Eric: Sure. So as Jeff slightly eluded to something that I’ve shared with my email subscribers, will be the first time I’m saying it on the podcast I am expecting my first child with my wife, obviously it takes two to make a baby, so yeah, we’re expecting a new child. We don’t know the gender yet. We just found out couple months ago, and we are so excited to be new parents. It’s the right time and the right step for us, we’re absolutely thrilled. So that is a big change. When I’ve been working my full time job and doing all my freelance stuff and my own blogs on the side, it’s a lot of hours, it takes a lot of time to do all of this.

And I have to now think about prioritizing my time because obviously, I don’t want to be the workaholic dad that doesn’t spend time with my kids especially when they’re little and growing up. So, I have been working, I have brought on a new VA, a new virtual assistant whose helping take off some of the load of repetitive tasks and things that I don’t like doing as much for the blogs. She’s doing some of the formatting and the scheduling of my blog post, something that I’ve always done for myself. I’ve had, on and off had freelance writers writing on the site to help out as well, and they’re continuing on. I have one freelance writer right now and with him and the VA together, those are posts I hardly have to do a thing with which is really nice, so I just give them one time edit myself. I also actually have a VA that helps edit these podcasts episode so, you won’t hear it when you’re listening, but Jeff and I had some technical issues with our connection, and the VA that I have will edit all of those out and make it a nice good experience for you. And that’s time that I’m now saving for spending with my family and preparing to spend with my family.

So next big steps I’m keeping going with all the things that I’m doing and enjoying. I have been scaling back a little bit on my web design work because that’s pretty time intensive for the ROI that I get out of it. And I’m refocusing some of my efforts on my best clients for both web design and freelance writing.

And I’m starting a new venture also on the side, with, this time I found a partner. And you can go see the site if you’re looking at it, as this has been recorded you’re just going to get a landing page with an email form, but the website behind it will be opening at the coming weeks, it’s called Money Mola, which is M-O-N-E-Y M-O-L-A dot com. And the idea is, it’s a site to help people who lend money to family and friends better manage that so it’ll let you user auto pay and the same type of loan amortization tools that you get when you get a loan from the bank except you don’t have to go through a bank. So if you’re loaning a five hundred dollars to a cousin or if you have a rich uncle who people come to for money you can track all these loans now, whether it’s to family or friend, you can manage all that together. And we’ll see how that goes we’re not live yet, but we’re going to be starting at the end of June hopefully. We’ll start out the testing, so I’ll be calling out friends like Jeff to test that out, to see how it works. In July we’ll start adding the Auto Pay and ACH features so people can pay each other through our website. And hopefully in August or September timeframe before FinCon comes up and we’re all together with my finance blogger friends. We want to have the whole site ready to go and up and live. So if we’re on schedule, within a couple months, I’ll also be a tech web entrepreneur.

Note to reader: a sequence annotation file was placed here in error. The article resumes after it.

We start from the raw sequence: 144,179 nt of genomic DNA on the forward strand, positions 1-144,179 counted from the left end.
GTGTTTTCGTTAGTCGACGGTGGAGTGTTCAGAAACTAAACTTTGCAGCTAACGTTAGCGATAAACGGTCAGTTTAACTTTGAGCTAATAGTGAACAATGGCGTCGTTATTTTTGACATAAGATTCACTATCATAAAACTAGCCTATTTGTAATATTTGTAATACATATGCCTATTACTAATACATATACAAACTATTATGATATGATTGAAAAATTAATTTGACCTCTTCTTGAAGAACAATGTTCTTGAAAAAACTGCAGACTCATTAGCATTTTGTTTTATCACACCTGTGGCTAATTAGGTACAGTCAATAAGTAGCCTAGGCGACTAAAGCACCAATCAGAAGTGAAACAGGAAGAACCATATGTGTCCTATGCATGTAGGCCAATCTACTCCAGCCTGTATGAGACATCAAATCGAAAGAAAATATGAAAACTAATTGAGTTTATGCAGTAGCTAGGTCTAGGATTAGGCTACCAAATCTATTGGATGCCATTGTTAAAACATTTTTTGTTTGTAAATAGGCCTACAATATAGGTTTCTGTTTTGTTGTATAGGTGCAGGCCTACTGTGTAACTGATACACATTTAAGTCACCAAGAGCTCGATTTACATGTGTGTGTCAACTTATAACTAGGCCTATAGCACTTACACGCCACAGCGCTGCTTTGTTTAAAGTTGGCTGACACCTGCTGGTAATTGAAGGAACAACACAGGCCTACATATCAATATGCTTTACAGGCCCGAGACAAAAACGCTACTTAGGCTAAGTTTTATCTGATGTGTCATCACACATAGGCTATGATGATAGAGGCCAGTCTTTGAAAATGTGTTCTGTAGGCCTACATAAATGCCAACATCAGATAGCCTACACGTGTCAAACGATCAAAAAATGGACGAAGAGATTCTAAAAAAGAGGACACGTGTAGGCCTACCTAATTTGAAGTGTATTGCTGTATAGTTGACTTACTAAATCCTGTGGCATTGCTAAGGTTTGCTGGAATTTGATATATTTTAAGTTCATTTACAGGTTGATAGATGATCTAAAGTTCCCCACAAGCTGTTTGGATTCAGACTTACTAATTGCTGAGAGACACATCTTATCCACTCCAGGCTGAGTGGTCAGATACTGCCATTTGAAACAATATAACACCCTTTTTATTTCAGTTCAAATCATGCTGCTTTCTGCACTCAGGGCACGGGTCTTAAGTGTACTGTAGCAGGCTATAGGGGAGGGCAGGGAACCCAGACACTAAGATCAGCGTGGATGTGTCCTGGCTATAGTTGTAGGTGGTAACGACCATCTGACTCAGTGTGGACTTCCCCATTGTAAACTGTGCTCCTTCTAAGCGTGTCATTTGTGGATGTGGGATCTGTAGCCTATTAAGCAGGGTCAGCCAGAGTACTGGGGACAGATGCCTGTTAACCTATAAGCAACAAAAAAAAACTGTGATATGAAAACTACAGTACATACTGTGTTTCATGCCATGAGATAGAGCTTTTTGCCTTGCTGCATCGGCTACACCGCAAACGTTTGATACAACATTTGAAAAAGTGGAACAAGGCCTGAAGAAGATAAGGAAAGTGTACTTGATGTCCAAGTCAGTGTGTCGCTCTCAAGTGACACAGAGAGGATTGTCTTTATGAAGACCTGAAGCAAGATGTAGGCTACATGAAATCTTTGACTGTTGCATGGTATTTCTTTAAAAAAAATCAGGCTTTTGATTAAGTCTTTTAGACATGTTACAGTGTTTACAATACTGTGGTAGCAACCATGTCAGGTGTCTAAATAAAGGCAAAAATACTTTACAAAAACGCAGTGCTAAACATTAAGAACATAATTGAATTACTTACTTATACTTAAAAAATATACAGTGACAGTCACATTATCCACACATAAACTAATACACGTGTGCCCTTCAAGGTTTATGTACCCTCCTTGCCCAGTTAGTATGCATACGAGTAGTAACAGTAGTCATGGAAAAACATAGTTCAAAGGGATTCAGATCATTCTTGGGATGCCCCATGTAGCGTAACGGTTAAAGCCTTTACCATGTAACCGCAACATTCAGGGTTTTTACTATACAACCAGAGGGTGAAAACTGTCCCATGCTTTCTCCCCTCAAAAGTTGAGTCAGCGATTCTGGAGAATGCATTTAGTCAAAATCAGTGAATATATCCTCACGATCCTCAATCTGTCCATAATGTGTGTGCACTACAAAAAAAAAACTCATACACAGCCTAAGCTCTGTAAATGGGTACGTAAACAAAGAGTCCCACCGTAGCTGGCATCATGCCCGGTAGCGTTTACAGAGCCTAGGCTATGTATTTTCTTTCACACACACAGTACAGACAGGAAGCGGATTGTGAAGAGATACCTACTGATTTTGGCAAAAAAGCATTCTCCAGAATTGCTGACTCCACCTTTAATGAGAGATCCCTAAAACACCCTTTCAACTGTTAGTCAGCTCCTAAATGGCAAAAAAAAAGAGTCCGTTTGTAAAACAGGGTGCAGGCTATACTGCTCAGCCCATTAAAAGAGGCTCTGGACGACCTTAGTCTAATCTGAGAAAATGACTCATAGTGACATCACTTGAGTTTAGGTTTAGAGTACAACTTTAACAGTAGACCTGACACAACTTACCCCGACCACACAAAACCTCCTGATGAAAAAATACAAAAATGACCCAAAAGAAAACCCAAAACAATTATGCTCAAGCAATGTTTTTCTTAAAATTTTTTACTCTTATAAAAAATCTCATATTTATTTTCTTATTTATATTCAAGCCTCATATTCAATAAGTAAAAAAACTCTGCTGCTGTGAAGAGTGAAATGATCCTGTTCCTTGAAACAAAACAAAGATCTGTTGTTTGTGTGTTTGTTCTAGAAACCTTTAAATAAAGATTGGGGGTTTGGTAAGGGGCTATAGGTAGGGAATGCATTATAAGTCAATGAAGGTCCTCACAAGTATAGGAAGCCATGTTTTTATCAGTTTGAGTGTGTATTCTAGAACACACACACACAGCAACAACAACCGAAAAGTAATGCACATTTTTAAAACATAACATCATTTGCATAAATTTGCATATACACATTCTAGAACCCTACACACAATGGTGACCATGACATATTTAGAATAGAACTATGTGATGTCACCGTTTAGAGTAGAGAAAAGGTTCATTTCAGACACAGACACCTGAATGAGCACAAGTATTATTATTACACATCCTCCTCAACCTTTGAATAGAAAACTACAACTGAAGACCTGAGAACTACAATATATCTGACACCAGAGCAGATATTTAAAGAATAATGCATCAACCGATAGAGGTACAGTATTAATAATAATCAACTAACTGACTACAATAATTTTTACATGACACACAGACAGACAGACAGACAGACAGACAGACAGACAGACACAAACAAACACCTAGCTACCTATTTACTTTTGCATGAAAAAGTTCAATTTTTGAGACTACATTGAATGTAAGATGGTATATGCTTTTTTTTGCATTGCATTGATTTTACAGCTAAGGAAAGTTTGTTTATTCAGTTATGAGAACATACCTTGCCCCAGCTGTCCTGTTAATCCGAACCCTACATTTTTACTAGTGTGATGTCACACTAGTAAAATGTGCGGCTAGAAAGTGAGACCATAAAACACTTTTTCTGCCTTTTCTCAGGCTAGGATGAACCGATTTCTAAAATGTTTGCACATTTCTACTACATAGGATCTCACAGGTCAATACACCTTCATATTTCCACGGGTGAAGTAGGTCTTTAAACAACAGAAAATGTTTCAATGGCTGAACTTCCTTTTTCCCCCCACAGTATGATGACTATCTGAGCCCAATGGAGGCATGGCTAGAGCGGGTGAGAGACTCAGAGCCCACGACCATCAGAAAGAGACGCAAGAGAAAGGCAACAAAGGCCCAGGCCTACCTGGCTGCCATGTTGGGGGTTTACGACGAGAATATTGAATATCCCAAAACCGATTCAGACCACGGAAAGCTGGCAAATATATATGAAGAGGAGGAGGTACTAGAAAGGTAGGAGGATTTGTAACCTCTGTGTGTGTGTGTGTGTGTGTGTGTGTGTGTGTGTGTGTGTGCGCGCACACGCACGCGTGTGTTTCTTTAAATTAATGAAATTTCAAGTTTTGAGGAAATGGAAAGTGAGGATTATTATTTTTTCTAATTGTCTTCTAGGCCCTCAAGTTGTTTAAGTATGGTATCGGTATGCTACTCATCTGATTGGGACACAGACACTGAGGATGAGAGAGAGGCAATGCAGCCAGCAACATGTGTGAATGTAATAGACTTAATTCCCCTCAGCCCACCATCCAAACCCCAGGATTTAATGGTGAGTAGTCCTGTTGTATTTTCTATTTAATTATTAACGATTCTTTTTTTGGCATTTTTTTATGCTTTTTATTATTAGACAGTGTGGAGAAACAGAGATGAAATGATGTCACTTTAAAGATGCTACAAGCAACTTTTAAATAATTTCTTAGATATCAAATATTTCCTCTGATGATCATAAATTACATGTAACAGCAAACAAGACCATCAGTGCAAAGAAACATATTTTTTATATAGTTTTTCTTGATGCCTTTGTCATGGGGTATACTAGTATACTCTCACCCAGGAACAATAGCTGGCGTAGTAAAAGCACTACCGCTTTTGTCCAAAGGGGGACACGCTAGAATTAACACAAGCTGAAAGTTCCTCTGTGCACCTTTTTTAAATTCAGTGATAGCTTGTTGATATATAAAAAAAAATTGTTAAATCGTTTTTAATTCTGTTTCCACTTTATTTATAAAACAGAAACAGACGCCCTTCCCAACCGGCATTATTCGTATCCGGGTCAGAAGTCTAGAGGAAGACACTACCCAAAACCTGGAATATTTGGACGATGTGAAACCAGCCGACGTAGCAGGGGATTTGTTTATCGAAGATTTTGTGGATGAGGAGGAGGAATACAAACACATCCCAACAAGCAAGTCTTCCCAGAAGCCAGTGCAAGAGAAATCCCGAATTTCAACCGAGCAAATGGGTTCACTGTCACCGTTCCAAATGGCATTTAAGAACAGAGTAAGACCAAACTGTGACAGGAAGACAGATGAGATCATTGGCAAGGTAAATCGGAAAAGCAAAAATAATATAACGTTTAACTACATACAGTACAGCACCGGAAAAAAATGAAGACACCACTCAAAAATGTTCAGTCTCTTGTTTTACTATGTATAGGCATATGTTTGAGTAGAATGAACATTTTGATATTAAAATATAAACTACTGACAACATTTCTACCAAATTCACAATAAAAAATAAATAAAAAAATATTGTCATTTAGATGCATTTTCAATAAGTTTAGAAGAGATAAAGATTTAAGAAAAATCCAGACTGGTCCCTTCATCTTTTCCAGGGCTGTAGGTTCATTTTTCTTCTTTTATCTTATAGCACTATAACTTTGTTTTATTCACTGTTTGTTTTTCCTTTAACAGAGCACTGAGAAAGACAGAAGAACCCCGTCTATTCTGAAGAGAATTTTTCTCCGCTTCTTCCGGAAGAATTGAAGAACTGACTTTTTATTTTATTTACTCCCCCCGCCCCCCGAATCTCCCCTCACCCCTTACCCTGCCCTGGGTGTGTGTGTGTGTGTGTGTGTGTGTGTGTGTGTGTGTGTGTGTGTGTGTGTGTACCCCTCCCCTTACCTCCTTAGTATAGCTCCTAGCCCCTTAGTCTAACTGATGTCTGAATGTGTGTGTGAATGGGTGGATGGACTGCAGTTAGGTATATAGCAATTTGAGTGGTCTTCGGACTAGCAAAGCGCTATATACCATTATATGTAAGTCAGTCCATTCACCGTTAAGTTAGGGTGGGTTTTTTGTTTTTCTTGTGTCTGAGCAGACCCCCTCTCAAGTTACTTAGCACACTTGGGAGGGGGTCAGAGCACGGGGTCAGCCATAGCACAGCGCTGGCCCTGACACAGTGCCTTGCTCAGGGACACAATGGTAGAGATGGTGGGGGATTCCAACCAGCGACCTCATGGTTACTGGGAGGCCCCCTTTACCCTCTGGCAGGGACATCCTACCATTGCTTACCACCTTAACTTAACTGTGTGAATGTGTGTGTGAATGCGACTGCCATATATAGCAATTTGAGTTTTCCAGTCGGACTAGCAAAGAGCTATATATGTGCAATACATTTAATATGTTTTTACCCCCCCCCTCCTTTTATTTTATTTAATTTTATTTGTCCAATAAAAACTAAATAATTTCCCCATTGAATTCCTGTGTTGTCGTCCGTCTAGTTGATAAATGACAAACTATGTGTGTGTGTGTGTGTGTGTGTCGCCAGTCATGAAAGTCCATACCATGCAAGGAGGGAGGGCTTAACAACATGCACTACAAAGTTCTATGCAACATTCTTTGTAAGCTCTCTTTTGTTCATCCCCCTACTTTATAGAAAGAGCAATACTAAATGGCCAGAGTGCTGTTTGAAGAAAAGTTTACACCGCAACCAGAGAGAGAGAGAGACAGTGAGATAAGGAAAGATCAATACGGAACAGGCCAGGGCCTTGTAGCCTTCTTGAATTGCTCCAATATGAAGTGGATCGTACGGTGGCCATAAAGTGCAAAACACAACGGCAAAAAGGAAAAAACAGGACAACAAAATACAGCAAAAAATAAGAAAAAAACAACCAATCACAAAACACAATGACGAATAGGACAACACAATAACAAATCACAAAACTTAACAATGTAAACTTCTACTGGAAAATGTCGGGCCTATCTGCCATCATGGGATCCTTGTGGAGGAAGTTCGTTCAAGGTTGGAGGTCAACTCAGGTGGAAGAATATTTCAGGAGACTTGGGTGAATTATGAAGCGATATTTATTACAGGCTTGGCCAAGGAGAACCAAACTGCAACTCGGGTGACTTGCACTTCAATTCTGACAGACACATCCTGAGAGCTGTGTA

Jeff: That’s a quite a bit of things you got on your plate, Eric.

Eric: I keep busy and I’ll still find time to have a beer and go ride my bike from time to time. So, cheers!

Jeff: Alright, well thanks for giving me the opportunity to lead your podcast, and sitting down with me to help your readers get to know little bit more about you.

Eric: Thank you, everyone knows how to find me, I’m at personalprofitabiltiy.com or hopefully you are subscribed to the podcast. You can find it on iTunes or Stitcher. And if you have a moment to leave a rating hopefully leave a good one, I’d really appreciate it, it helps me a lot. If you want to know more about Jeff you can find him at sustainablelifeblog.com. He’s also on Twitter and Facebook and everywhere else. Is there anything else you want people to know on how to find you Jeff?

Jeff: No, those are the best places to find me online.

Eric: Great, so you had a sustainablelifeblog.com and you can find Jeff. He’s doing lots of projects too. We talked, as I mentioned, I think it was episode three so you can go back and listen to my interview of Jeff of what he’s doing. He’s doing some SEO work which is really great helping out other bloggers and website owners to improve their websites. He has his own blog and his own baby who he just had. How old is your daughter now? Year and a half?

Jeff: Fifteen months

Eric: Fifteen months? So I’ve been lucky enough to meet his daughter. She’s totally adorable. So I’ll be joining Jeff in the path of fatherhood. And he is a great guy lives Wyoming, he does some very cool stuff.  So please do give him a visit and check out the show notes at, this will be at, personalprofitability.com You can click on the little podcast logo on the homepage there at the bottom, and that will take you to the list of all the podcast episodes or you can check it out on iTunes.

So thank you everybody so much for listening. It really means a lot that you took the time to hang out with us today. And I hope you find it helpful and useful. If you have any questions, you can all shoot me an email at [email protected]onalprofitablility.com. And until next time, my friends, stay profitable.